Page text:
YouTube vs. Main Stream Media:
Kissing Cousins or Feuding Siblings?
by: Sonja Baumer / University of California-Berkeley
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In my daily observations of activities on YouTube I noticed a rather strong presence of texts produced by the main stream media (MSM), mainly TV. This feature seems to be quite prominent especially on “the most viewed” page and contradicts some predictions that were made during the big YouTube ascend (i.e., Summer/Fall 2006.). During that period both MSM journalists and some bloggers have suggested that YouTube would displace or even replace MSM. That was the time when CNN and BBC started to show user-generated videos during their regular news broadcasts. For example in July 2006, as part of its coverage of the war in Lebanon, CNN showed some YouTube videos that were taken by Lebanese citizens. Furthermore, a very influential blog on social networking, Mashable has recently supported the “displacement” theory by reporting that 32% of frequent YouTube users say they watch less TV due to their youtubing activity.
However, just from looking the list of the most popular videos, TV watching even among heavy users seems to be still “alive and well.” The most viewed video today [January 31, 2007] is the video that features Kevin Federline's rapping for a commercial. Federline is some kind of versatile celebrity, a musician, a model, a dancer and a wrestler (!) and also (or even better) known as the former husband of the pop superstar Britney Spears.
Next to Federline on the most viewed list are two videos, both “grabs” from the Daily Show with Jon Stewart. The first video features Stewart's interview with Bill Gates promoting his new product “Windows Vista.”1 The second video is taken from the sequel that follows Bill Gates' interview.2 The sequel features Stewart's comment on how and why (!) B. Gates had left the show on the other day so abruptly. In addition to those two I found more Bill Gates videos that are also grabs from various news broadcasts and talk shows.
Finally, on the most viewed list I also notice two videos featuring Tyra Banks, an ex model whose “not flattering at all” bathing suit photo has been recently published in a certain magazine. The two videos were uploaded by TyraBanksShow, apparently an entity created by Tyra and/or her agents. The videos are in fact trailers for her upcoming TV show in which she allegedly wears the same bathing suit and confronts “haters” of all kinds.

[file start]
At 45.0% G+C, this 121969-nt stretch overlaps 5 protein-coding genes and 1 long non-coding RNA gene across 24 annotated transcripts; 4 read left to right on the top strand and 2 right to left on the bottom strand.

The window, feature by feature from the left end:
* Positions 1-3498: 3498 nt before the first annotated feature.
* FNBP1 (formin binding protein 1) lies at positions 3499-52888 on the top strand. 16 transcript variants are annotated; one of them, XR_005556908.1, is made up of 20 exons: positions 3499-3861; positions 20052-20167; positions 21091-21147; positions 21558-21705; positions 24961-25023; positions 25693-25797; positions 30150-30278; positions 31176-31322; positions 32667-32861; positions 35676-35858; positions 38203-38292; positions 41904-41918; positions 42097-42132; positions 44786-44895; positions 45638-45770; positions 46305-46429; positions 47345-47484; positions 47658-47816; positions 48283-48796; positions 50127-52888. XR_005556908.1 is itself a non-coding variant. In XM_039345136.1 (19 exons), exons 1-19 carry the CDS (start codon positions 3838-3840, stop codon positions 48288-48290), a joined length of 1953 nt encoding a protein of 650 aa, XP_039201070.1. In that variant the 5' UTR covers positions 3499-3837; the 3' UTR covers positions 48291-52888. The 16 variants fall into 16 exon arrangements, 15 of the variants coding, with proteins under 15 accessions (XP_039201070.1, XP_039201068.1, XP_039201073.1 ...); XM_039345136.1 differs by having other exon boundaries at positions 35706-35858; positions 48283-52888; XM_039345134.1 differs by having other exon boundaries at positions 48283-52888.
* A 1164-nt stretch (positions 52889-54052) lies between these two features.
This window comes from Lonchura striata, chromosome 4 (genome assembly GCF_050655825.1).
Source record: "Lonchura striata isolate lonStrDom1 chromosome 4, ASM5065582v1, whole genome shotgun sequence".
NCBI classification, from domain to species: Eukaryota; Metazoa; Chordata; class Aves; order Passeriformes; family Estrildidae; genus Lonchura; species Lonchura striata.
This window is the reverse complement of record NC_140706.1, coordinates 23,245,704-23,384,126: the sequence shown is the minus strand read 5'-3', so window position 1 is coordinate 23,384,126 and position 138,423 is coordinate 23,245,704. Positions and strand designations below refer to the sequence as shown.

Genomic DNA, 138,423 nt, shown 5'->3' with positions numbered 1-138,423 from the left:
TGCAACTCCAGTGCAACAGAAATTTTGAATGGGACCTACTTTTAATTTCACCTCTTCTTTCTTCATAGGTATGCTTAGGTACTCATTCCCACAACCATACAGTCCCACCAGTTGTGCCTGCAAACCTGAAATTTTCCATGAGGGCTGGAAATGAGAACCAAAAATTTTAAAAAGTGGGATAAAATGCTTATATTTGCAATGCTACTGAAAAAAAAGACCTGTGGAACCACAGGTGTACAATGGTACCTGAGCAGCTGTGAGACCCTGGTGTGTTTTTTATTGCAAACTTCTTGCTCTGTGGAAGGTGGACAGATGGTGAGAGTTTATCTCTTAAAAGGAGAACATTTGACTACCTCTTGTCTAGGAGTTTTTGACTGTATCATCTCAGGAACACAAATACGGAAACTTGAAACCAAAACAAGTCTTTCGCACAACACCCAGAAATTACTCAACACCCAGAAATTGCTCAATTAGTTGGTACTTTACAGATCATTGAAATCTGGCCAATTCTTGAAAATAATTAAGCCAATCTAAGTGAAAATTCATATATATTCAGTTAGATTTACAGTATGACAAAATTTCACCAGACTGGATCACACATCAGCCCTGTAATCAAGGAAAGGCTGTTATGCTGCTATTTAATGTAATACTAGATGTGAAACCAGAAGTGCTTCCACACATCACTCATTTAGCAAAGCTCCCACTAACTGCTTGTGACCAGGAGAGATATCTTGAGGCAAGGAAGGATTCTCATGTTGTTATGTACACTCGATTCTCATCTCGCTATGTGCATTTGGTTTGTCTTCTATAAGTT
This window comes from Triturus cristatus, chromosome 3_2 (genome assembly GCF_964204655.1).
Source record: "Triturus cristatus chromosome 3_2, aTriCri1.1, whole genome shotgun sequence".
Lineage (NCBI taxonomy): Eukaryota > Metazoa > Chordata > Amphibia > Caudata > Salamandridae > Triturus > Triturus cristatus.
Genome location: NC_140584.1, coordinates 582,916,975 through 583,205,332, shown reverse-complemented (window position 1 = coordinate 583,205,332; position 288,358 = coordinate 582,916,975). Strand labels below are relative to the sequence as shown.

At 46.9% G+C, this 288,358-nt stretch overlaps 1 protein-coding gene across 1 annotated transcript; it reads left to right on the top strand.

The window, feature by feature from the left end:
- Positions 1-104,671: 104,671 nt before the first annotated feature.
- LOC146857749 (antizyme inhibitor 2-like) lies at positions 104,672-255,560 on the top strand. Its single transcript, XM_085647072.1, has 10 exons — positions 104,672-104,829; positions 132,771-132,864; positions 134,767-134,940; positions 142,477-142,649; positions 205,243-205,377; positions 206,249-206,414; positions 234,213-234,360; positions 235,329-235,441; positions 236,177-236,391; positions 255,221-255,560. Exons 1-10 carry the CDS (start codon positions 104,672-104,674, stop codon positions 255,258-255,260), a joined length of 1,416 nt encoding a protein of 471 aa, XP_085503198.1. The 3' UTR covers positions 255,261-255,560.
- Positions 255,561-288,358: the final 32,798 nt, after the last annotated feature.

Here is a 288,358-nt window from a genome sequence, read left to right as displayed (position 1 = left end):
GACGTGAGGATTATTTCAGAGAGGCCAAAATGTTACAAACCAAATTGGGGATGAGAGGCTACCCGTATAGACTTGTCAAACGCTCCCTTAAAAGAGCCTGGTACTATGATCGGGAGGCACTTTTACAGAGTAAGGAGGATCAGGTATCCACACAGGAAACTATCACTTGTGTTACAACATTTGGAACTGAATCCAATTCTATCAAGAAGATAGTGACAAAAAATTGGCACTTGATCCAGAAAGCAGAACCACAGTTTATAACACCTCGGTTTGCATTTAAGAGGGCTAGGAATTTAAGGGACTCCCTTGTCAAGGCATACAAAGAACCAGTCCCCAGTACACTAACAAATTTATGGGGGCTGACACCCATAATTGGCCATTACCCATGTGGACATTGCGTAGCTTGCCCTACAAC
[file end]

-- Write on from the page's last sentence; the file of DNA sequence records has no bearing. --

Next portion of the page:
In the continuation of my essay I am going further my argument against the “displacement” theory and explore the dialogic relationship between texts created on MSM and YouTube. I will rely on my analyses of YouTube videos, comments, and interviews with some YouTubers. My data collection is still in progress and below are just my preliminary thoughts.
It seems to me that however trivial the above discussed pieces of information may sound (especially to readers who are used to more academic contents), they might prove relevant for facilitating youth's participation in public discourses. YouTube serves as a massive public space, populated by people of many ages and diverse cultural, ethnic and educational backgrounds. By uploading certain content (even if it is just a “grab” from a TV broadcast), a user creates a statement of what is relevant, interesting or funny for him/her, and invites others to comment and respond to that. In that way, what used to be a solitary activity of TV viewing, confined within private spaces of one's apartment, becomes on YouTube a collective activity of reading and interpretation.
I would also like to argue that the above examples of “grabs” from TV broadcasts are to be considered as a version of a cultural practice of “clipping” described by Marshall and Bly (2004). Marshall & Bly have looked closer into the practice of extraction, preservation and sharing of information, which they termed “clipping.” A classic example of “clipping” is cutting out an article from a newspaper, copying it and sending it to a friend or family member. More recent version of this practice is emailing interesting URL's, or downloaded materials. YouTube version of clipping entails distribution of information broadcast to a massive and unspecified audience. Clipping practice allows for inclusion of knowledge and competencies of others, as featured in the following excerpt from one of my interviews: